The keystone, while generally no more important than any other arch stone, does require some special attention to fit properly.
The 40-foot-span Cedar Ford Bridge in Butler County, Kansas is a graceful stone bridge, which has been bypassed by the creek it once spanned.
The last few years of stone arch bridge building in Butler County, Kansas, brought improvements in design which were unique even to the state.
The 45 foot span Diller Bridge over the Walnut River near Cassoday, Butler County, Kansas, is a scenic, record-span stone bridge built to last.
The beautiful Minos West Ford Bridge built by C. C. Jamison in southern Butler County, Kansas was considered a masterpiece even in its own time.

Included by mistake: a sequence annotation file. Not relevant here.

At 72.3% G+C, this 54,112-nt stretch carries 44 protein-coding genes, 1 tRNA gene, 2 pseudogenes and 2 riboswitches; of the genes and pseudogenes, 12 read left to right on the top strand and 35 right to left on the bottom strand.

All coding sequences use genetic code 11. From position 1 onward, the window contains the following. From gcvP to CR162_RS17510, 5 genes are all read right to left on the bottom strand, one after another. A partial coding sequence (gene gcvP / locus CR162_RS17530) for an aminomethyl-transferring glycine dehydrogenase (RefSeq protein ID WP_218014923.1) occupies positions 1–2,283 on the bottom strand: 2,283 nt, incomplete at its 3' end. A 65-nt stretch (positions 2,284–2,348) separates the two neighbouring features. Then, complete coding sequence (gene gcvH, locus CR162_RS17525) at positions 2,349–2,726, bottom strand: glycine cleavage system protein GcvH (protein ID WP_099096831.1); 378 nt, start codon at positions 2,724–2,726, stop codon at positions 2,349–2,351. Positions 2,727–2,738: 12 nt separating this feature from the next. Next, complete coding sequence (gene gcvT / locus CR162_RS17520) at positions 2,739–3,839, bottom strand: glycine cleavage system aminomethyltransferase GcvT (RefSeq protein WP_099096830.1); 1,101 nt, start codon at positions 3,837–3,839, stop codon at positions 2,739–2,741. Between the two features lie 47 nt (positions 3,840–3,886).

In 1913, C. C. Jamison built an affordable and durable double-arch stone bridge over Turkey Creek, Butler County, Kansas which is still in use today.
The second phase of the state of Kansas’s stone arch bridge era was marked by a slow but steady trend to concrete until the WPA days.
Using the state’s abundant native stone, Kansas built many stone arch bridges as an enduring and affordable means of bridging the streams.
The 1901 Polecat Creek Bridge is the only stone arch bridge on the NRHP in Butler County, Kansas, and its historic appearance is well maintained.
At the end of the unparalleled stone arch bridge and culvert campaign of Butler County, Kansas, hundreds of such structures had been built.